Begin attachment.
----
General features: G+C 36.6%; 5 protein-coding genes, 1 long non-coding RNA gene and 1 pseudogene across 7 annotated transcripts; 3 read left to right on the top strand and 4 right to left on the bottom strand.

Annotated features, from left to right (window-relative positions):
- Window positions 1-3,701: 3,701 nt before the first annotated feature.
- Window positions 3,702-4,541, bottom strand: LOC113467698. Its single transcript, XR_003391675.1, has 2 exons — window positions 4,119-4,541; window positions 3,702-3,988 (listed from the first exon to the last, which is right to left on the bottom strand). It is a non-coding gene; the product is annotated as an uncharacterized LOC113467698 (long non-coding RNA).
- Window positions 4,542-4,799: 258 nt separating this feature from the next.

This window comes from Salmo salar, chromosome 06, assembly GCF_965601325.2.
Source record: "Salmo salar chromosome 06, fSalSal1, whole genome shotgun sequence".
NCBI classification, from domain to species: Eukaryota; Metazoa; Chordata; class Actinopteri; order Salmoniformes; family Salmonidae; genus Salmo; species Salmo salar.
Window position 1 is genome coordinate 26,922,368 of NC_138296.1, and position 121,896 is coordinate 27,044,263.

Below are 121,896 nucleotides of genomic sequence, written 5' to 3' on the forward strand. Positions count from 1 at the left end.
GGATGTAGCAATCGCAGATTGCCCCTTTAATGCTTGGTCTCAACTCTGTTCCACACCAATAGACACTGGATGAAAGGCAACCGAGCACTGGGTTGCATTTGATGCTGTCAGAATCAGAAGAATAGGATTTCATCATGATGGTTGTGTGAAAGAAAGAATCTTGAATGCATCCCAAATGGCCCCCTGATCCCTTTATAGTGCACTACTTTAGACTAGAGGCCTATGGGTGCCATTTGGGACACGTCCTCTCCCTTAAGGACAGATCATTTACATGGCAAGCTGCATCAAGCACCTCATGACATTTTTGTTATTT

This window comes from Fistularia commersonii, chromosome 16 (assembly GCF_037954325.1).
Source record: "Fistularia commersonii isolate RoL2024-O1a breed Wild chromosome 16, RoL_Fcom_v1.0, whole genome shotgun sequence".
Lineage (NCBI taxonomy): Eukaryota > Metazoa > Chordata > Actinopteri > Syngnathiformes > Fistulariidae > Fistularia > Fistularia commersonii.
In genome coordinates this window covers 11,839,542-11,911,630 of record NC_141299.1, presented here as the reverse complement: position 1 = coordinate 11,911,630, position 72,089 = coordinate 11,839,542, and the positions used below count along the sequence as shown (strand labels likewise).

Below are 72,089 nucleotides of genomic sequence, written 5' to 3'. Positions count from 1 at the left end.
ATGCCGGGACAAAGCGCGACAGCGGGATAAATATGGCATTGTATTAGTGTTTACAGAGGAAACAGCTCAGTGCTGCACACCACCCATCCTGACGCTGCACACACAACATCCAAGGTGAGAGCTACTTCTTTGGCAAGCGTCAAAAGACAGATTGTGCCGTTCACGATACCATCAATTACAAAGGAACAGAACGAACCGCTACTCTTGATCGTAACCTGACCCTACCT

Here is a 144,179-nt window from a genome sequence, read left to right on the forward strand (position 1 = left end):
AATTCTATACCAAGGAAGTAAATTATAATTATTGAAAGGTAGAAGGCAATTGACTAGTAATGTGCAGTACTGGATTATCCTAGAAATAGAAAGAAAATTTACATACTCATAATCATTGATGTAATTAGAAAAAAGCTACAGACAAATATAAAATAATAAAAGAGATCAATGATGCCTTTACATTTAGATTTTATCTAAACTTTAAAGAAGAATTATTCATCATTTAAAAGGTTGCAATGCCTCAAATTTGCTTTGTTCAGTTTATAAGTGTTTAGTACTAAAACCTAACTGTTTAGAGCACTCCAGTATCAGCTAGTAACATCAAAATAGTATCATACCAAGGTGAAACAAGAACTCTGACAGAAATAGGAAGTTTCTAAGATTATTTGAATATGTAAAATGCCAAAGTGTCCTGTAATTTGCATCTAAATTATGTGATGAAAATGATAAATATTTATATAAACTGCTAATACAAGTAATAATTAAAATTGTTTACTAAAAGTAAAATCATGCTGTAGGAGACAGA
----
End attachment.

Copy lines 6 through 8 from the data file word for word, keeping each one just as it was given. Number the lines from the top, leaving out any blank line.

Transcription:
This window comes from Salmo salar, chromosome 06, assembly GCF_965601325.2.
Source record: "Salmo salar chromosome 06, fSalSal1, whole genome shotgun sequence".
NCBI classification, from domain to species: Eukaryota; Metazoa; Chordata; class Actinopteri; order Salmoniformes; family Salmonidae; genus Salmo; species Salmo salar.